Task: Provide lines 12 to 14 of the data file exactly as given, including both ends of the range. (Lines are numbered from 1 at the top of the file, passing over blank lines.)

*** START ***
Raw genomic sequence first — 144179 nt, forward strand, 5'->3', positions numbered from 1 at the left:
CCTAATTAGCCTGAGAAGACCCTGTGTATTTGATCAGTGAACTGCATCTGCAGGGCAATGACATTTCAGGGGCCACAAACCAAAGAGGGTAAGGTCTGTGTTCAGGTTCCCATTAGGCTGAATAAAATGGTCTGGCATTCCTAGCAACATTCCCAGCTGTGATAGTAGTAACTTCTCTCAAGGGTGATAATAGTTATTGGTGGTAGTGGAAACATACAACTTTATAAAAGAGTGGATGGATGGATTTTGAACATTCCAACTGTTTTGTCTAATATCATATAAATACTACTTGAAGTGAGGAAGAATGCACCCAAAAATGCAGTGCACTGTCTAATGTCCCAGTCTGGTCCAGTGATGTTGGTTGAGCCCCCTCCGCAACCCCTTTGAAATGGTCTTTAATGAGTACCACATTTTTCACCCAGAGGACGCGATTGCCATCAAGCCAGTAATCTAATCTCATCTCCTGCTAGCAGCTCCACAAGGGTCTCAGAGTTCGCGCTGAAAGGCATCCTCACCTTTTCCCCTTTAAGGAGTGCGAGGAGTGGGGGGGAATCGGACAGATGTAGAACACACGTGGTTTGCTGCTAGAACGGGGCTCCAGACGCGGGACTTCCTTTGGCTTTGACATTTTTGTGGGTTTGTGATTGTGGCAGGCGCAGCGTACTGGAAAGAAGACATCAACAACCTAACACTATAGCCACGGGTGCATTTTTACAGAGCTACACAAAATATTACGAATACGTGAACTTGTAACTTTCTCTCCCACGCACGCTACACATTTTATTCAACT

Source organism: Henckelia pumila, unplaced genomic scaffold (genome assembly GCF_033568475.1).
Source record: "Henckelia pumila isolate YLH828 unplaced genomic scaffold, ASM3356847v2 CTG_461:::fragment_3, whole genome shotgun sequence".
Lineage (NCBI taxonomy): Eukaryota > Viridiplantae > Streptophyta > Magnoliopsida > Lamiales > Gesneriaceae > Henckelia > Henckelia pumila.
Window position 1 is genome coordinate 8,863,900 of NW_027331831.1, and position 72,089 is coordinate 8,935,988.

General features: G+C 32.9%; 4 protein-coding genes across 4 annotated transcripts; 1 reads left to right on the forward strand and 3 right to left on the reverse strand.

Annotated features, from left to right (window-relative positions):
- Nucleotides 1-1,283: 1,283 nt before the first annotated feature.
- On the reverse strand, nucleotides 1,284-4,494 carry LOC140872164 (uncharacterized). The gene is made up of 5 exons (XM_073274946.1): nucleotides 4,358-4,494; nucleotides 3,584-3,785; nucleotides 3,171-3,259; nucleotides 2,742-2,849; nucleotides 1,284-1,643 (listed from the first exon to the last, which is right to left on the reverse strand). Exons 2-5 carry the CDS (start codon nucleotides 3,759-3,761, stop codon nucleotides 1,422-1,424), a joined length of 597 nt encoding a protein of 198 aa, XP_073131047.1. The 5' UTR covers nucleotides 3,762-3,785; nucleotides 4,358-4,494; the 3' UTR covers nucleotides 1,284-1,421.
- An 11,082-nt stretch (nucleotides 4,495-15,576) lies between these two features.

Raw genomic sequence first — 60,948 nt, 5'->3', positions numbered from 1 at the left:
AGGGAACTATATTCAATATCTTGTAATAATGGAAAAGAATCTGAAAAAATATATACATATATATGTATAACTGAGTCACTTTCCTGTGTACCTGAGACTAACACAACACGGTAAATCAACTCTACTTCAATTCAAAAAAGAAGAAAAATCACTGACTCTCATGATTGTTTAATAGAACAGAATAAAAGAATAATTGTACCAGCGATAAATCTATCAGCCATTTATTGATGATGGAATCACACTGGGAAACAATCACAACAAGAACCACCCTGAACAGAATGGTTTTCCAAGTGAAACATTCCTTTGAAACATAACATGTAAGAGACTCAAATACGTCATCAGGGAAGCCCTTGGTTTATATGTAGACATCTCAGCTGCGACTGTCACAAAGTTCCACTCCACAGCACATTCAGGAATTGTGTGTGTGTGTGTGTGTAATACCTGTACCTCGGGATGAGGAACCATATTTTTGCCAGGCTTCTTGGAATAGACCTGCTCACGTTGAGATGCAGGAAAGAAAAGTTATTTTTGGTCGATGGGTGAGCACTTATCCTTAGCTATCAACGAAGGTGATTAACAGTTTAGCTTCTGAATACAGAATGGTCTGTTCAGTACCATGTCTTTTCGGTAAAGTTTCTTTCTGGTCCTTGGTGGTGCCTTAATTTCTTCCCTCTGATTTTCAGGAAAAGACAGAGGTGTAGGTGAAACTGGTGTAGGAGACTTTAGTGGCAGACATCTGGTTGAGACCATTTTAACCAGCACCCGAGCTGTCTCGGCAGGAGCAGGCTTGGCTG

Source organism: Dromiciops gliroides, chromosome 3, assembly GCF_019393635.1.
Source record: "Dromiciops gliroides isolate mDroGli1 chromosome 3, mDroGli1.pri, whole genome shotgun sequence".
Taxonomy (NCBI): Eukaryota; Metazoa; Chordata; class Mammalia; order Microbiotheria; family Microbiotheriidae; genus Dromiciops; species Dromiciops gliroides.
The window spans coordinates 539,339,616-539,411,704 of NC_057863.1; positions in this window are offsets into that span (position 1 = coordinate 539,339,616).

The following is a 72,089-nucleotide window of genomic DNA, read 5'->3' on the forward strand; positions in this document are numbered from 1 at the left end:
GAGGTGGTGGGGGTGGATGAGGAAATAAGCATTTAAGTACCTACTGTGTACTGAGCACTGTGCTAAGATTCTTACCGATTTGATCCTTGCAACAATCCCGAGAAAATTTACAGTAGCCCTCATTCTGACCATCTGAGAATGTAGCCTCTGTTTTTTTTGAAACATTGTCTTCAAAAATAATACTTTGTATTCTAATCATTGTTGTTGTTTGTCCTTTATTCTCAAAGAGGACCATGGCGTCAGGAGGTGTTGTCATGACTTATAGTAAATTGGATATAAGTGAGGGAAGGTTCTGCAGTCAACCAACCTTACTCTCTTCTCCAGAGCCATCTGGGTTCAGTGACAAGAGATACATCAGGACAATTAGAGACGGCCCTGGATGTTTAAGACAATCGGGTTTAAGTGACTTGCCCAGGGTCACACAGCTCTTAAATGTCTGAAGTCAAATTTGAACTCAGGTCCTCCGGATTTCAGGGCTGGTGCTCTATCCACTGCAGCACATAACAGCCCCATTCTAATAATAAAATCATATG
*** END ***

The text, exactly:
Raw genomic sequence first — 60,948 nt, 5'->3', positions numbered from 1 at the left:
AGGGAACTATATTCAATATCTTGTAATAATGGAAAAGAATCTGAAAAAATATATACATATATATGTATAACTGAGTCACTTTCCTGTGTACCTGAGACTAACACAACACGGTAAATCAACTCTACTTCAATTCAAAAAAGAAGAAAAATCACTGACTCTCATGATTGTTTAATAGAACAGAATAAAAGAATAATTGTACCAGCGATAAATCTATCAGCCATTTATTGATGATGGAATCACACTGGGAAACAATCACAACAAGAACCACCCTGAACAGAATGGTTTTCCAAGTGAAACATTCCTTTGAAACATAACATGTAAGAGACTCAAATACGTCATCAGGGAAGCCCTTGGTTTATATGTAGACATCTCAGCTGCGACTGTCACAAAGTTCCACTCCACAGCACATTCAGGAATTGTGTGTGTGTGTGTGTGTAATACCTGTACCTCGGGATGAGGAACCATATTTTTGCCAGGCTTCTTGGAATAGACCTGCTCACGTTGAGATGCAGGAAAGAAAAGTTATTTTTGGTCGATGGGTGAGCACTTATCCTTAGCTATCAACGAAGGTGATTAACAGTTTAGCTTCTGAATACAGAATGGTCTGTTCAGTACCATGTCTTTTCGGTAAAGTTTCTTTCTGGTCCTTGGTGGTGCCTTAATTTCTTCCCTCTGATTTTCAGGAAAAGACAGAGGTGTAGGTGAAACTGGTGTAGGAGACTTTAGTGGCAGACATCTGGTTGAGACCATTTTAACCAGCACCCGAGCTGTCTCGGCAGGAGCAGGCTTGGCTG

Source organism: Dromiciops gliroides, chromosome 3, assembly GCF_019393635.1.